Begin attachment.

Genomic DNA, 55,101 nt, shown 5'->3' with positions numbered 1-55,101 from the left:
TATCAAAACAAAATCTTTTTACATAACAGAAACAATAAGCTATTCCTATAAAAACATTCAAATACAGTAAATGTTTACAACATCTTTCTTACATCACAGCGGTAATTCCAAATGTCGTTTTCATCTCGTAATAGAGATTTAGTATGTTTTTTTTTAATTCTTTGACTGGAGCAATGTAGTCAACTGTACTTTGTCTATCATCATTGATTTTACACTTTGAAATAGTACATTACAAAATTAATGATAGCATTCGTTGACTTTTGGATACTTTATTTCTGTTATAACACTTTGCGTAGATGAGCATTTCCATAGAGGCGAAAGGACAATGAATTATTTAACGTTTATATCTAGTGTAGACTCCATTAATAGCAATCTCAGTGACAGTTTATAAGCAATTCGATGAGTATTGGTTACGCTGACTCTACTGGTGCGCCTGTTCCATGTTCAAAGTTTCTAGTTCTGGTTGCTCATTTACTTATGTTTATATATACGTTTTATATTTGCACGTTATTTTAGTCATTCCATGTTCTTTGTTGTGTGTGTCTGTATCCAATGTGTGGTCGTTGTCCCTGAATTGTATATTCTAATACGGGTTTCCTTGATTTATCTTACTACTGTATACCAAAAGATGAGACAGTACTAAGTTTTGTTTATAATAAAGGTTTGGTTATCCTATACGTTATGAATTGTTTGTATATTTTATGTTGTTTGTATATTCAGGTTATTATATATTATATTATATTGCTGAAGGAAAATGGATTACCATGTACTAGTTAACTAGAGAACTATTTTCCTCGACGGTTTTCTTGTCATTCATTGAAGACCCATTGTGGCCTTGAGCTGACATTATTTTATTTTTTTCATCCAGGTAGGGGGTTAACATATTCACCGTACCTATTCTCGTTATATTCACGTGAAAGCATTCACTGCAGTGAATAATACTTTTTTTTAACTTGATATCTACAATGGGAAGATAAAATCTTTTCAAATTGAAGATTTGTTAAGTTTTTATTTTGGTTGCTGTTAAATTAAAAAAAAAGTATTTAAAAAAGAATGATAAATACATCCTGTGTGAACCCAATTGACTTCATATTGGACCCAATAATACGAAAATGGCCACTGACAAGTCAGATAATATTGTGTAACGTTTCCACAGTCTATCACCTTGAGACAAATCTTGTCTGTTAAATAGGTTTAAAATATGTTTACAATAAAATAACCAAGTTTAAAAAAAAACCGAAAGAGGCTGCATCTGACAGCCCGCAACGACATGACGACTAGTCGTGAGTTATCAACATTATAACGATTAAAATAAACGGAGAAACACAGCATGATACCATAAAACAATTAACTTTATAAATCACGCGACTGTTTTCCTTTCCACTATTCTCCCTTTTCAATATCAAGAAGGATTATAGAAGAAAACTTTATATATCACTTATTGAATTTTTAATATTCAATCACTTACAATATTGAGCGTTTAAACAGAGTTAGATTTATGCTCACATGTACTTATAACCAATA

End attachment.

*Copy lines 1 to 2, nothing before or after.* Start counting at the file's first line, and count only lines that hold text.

Genomic DNA, 55,101 nt, shown 5'->3' with positions numbered 1-55,101 from the left:
TATCAAAACAAAATCTTTTTACATAACAGAAACAATAAGCTATTCCTATAAAAACATTCAAATACAGTAAATGTTTACAACATCTTTCTTACATCACAGCGGTAATTCCAAATGTCGTTTTCATCTCGTAATAGAGATTTAGTATGTTTTTTTTTAATTCTTTGACTGGAGCAATGTAGTCAACTGTACTTTGTCTATCATCATTGATTTTACACTTTGAAATAGTACATTACAAAATTAATGATAGCATTCGTTGACTTTTGGATACTTTATTTCTGTTATAACACTTTGCGTAGATGAGCATTTCCATAGAGGCGAAAGGACAATGAATTATTTAACGTTTATATCTAGTGTAGACTCCATTAATAGCAATCTCAGTGACAGTTTATAAGCAATTCGATGAGTATTGGTTACGCTGACTCTACTGGTGCGCCTGTTCCATGTTCAAAGTTTCTAGTTCTGGTTGCTCATTTACTTATGTTTATATATACGTTTTATATTTGCACGTTATTTTAGTCATTCCATGTTCTTTGTTGTGTGTGTCTGTATCCAATGTGTGGTCGTTGTCCCTGAATTGTATATTCTAATACGGGTTTCCTTGATTTATCTTACTACTGTATACCAAAAGATGAGACAGTACTAAGTTTTGTTTATAATAAAGGTTTGGTTATCCTATACGTTATGAATTGTTTGTATATTTTATGTTGTTTGTATATTCAGGTTATTATATATTATATTATATTGCTGAAGGAAAATGGATTACCATGTACTAGTTAACTAGAGAACTATTTTCCTCGACGGTTTTCTTGTCATTCATTGAAGACCCATTGTGGCCTTGAGCTGACATTATTTTATTTTTTTCATCCAGGTAGGGGGTTAACATATTCACCGTACCTATTCTCGTTATATTCACGTGAAAGCATTCACTGCAGTGAATAATACTTTTTTTTAACTTGATATCTACAATGGGAAGATAAAATCTTTTCAAATTGAAGATTTGTTAAGTTTTTATTTTGGTTGCTGTTAAATTAAAAAAAAAGTATTTAAAAAAGAATGATAAATACATCCTGTGTGAACCCAATTGACTTCATATTGGACCCAATAATACGAAAATGGCCACTGACAAGTCAGATAATATTGTGTAACGTTTCCACAGTCTATCACCTTGAGACAAATCTTGTCTGTTAAATAGGTTTAAAATATGTTTACAATAAAATAACCAAGTTTAAAAAAAAACCGAAAGAGGCTGCATCTGACAGCCCGCAACGACATGACGACTAGTCGTGAGTTATCAACATTATAACGATTAAAATAAACGGAGAAACACAGCATGATACCATAAAACAATTAACTTTATAAATCACGCGACTGTTTTCCTTTCCACTATTCTCCCTTTTCAATATCAAGAAGGATTATAGAAGAAAACTTTATATATCACTTATTGAATTTTTAATATTCAATCACTTACAATATTGAGCGTTTAAACAGAGTTAGATTTATGCTCACATGTACTTATAACCAATA